AMOUNTS & A GOOD COMPARISON
much is one serving, here’s a relatively easy
way to judge size of what you need when visiting
friends or preparing a meal without having a
measuring cup, spoon or scale.
SERVING LOOKS LIKE (size-wise)
3 oz of
red meat/poultry/fish deck of playing cards
apple/pear/peach 2 1/2" cannon ball
1 oz of
cheese one thumb length
of homemade ice cream 2 1/2" cannon ball
of pasta/rice/vegetables 2 1/2" cannon ball
1 oz of
nuts/candy one handful
medium potato 2 1/2" cannon ball
homemade cookie musket cap box
of cereal/broccoli/milk a tight fist
of butter/lard/grease first joint of your thumb
muffin/cinnamon roll a doorknob
camping people frequently complain that the
portion sizes are hard to figure, our eyes have
grown so used to monster-sized fast foods, we’ve
have forgotten what single servings look like.
old Chinese proverb - goes something like
only if it is an improvement upon silence"
Clark. M. M. Quaife in his 1913 book, "Chicago
and the Old Northwest, 1673-1835". Quaife
has many good references to forts and players.
Kaskaskia, its taking by the Hannibal of Kentucky
(which was a county of Virginia) Clark, and its
history are fully covered.
Forsyth is pleading the case for a Factory at Ft.
Clark, so the Pottawatomies can receive goods
"as cheap in this was as they formerly did in
the factory at Chicago". They were bemoaning
the high prices at the sutler's store.
is an excellent text in some ways, and the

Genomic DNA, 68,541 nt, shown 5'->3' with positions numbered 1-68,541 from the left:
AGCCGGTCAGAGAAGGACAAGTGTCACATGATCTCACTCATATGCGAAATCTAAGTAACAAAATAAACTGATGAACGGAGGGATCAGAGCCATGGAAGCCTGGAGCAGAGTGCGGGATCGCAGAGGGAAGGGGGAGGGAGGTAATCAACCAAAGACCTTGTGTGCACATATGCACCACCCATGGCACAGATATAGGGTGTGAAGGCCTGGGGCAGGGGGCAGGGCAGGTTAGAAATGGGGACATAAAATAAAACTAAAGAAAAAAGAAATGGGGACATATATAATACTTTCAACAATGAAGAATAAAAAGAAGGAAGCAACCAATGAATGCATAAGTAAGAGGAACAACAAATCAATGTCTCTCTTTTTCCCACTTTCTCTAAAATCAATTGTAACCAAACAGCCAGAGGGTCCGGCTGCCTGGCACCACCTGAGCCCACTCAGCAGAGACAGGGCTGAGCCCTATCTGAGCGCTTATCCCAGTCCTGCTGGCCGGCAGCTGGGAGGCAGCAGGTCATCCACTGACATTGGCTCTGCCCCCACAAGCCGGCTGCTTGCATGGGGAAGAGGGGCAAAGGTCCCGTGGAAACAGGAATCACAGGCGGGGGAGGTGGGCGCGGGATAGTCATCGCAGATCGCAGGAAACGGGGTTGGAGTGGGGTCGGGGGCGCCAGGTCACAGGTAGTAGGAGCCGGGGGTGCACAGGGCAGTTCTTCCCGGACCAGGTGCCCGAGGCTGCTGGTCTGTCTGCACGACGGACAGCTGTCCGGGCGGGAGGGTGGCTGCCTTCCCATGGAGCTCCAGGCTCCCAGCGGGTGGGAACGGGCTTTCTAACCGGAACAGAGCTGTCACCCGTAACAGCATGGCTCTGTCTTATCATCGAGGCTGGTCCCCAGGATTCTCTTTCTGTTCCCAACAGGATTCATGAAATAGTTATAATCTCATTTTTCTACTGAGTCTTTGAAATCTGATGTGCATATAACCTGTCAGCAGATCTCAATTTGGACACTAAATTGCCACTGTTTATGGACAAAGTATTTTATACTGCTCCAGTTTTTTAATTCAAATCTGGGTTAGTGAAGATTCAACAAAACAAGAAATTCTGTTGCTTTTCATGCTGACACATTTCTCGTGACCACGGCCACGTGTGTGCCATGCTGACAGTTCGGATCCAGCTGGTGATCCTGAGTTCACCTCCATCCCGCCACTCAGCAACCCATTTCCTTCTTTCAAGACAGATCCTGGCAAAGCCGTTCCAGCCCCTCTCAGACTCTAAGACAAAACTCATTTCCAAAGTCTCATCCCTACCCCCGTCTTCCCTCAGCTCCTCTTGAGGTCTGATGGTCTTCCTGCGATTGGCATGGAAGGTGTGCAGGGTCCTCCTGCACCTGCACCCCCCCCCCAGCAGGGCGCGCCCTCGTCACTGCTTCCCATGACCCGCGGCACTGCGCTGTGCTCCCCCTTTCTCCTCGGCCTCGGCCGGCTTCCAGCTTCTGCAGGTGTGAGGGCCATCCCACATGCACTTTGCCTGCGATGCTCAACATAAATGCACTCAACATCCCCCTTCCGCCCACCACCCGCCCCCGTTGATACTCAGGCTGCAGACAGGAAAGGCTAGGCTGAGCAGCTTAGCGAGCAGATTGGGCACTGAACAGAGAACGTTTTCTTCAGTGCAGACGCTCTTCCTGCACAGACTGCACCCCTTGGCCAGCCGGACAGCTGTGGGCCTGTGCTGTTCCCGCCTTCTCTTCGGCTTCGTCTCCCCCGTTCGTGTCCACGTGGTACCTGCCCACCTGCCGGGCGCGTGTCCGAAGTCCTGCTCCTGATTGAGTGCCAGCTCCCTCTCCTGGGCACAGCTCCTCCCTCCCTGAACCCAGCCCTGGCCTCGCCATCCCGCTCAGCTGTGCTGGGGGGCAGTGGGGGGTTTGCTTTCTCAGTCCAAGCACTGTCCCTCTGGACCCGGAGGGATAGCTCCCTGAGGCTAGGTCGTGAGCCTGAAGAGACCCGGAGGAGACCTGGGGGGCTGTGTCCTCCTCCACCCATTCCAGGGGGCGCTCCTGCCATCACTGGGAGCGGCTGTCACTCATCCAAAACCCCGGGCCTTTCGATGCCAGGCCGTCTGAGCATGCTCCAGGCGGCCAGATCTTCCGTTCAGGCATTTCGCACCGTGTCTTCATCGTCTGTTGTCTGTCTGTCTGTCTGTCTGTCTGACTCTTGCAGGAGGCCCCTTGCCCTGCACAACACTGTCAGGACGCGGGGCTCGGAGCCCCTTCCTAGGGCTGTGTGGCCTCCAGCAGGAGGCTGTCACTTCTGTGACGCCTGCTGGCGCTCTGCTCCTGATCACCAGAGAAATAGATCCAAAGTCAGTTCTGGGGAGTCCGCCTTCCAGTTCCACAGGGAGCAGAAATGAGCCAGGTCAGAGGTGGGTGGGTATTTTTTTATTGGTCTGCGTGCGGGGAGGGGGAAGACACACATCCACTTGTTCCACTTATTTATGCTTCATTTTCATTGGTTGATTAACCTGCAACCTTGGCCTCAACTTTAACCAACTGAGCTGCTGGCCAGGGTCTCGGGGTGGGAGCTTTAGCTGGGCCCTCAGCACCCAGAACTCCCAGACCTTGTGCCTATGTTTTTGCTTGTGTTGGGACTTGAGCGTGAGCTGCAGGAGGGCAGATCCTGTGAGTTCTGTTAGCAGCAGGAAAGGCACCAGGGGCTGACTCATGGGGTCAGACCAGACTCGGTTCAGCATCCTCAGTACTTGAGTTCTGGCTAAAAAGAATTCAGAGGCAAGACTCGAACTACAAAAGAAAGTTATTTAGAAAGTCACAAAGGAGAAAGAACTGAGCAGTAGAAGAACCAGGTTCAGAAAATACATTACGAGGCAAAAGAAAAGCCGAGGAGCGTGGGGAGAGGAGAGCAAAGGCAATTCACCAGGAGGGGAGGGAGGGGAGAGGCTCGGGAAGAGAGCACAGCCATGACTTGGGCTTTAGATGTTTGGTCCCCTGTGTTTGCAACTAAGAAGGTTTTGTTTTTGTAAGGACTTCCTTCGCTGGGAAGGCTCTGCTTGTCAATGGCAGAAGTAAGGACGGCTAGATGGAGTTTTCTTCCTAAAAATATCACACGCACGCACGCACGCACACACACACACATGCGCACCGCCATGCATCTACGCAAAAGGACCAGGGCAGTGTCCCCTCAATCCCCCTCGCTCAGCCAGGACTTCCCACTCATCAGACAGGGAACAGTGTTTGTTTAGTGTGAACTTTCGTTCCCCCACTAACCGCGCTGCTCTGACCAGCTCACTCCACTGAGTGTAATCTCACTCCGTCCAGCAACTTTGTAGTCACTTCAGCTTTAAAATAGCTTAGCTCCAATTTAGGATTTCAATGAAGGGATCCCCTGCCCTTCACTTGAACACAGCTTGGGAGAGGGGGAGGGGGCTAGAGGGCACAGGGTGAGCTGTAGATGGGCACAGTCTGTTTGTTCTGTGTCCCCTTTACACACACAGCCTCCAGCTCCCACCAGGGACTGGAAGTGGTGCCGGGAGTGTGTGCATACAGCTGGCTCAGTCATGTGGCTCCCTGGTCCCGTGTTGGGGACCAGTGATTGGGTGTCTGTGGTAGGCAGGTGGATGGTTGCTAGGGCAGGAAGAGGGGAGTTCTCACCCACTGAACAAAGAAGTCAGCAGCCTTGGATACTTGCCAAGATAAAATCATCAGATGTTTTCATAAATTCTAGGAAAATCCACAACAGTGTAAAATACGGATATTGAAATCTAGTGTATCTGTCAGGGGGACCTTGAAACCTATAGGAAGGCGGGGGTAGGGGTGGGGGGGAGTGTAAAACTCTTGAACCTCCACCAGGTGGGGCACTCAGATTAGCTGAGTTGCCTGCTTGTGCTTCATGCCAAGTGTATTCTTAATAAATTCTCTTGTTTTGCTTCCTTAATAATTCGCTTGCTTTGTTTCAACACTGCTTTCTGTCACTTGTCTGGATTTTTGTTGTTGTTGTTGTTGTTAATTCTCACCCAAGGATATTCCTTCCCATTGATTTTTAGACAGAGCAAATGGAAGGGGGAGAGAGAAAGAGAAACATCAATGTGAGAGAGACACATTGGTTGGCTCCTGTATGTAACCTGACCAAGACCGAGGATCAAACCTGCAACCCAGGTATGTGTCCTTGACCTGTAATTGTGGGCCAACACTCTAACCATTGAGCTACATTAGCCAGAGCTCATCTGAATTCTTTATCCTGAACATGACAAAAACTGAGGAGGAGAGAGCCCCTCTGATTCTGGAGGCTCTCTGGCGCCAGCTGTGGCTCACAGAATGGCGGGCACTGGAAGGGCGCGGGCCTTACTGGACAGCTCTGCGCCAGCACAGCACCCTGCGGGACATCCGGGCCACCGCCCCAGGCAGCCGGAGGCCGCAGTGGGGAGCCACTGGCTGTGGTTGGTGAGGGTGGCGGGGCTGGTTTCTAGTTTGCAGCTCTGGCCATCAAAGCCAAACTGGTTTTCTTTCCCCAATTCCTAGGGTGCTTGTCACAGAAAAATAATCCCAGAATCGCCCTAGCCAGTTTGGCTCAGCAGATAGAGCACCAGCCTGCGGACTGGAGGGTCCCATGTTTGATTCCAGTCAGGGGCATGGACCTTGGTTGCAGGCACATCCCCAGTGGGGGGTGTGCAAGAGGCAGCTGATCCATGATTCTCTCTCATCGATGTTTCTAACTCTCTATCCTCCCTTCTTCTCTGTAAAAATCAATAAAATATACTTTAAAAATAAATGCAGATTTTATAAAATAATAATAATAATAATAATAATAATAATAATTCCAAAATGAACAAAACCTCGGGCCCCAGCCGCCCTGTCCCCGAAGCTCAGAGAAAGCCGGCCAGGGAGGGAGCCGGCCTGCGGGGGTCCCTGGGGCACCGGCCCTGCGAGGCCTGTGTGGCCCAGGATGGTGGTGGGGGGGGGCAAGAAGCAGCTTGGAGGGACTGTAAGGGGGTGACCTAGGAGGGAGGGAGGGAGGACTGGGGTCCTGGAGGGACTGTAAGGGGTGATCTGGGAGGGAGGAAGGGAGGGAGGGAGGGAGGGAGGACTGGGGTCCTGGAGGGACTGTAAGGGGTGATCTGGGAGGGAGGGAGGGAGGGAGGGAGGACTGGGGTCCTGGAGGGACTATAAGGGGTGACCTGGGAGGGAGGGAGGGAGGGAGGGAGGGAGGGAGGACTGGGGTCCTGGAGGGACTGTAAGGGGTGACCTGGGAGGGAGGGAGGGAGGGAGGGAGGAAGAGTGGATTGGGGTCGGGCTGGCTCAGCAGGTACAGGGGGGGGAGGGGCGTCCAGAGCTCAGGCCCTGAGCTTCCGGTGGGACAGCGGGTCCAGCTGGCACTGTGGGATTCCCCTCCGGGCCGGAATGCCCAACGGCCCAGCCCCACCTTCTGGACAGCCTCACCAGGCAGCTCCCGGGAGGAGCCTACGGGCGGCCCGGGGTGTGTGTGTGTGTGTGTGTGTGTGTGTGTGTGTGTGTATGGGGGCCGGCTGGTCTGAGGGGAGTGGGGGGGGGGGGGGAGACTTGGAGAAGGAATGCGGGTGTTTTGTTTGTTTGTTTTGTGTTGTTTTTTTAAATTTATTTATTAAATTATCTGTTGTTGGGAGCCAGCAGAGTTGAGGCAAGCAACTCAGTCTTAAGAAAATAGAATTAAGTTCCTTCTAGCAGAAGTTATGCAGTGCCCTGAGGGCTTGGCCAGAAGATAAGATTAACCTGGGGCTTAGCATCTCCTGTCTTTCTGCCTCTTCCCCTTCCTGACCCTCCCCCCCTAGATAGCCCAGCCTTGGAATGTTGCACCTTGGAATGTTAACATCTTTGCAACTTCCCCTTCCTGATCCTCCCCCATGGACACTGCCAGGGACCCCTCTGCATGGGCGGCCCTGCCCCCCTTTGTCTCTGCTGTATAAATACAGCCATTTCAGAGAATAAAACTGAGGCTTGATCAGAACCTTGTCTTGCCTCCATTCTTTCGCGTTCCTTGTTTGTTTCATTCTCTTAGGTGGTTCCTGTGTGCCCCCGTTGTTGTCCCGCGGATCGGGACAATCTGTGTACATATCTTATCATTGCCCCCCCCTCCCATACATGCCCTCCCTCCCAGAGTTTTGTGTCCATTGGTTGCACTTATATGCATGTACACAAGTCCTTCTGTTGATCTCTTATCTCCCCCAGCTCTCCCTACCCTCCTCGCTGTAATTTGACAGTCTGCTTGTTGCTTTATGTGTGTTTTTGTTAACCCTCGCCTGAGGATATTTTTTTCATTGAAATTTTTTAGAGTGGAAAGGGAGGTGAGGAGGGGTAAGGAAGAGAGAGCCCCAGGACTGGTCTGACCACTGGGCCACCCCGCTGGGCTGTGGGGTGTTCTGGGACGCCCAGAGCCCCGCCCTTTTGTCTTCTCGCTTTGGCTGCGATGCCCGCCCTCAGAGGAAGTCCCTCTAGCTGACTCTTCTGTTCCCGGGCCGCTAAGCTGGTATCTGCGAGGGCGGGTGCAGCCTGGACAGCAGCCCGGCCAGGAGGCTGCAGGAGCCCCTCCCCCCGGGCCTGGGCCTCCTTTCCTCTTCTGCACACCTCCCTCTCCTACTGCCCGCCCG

fact that the map shows many forts and
settlements and pointedly does not show Fort
Clark in relationship to Kaskaskia may or may
not shed light. We have found some recipes
used at some of these locations and are shown
start with the measurement for: a "cupped
hand full" = ( 1) measuring cup.
This doesn't sound like much, I agree, but
remember most dried edibles do swell when water is
added. Rice, barley and peas will double in size
or mount prepared. Most of us (not all) can go
with less food from a few days to several weeks
without any problem - doctors will tell you that
the amount we eat regularly is a mind-set in most
cases, we can do with less and would probably do
better weight and health wise.
We try to eat two small regular meals daily,
gathering or foraging for edibles in our short
trips around camp when scouting game or looking at
the area. When you get in a mind-set of watching
for edibles as you make your scouts, it's
surprising what you find, even if not hunting for
squirrel, rabbits or flying foul. Wild edibles are
everywhere it's just the problem of figuring out
what your looking at.
Working around water is always a good place for
small plants that are edible, as well as the
little crayfish, fish and small animals getting a
drink. I think you are getting the idea or already
do this in your normal outing experiences.
I have a good friend that I wrote an article about
a few years ago in the T&LR journal Jerry
LaVelle, he's an expert at foraged edibles in the
Rockies, takes a small frying pan, buffalo grease,
period fishing kit and he's off for the weekend.
His wife gets a little rattled about his limited
resources, but he uses what is available at hand,
cat-tail flour for bread (bannock), has different
plant leaves for a salad and so on, she's good for
about two weekends like this a year. But it can be
done, so she goes to prove that she's a tough as
he is !!!! I wish I had the mind-set, the ability
or guts to believe enough in myself to do this as
much as he has.
Morning meal: corn meal w/ Havana Brown sugar,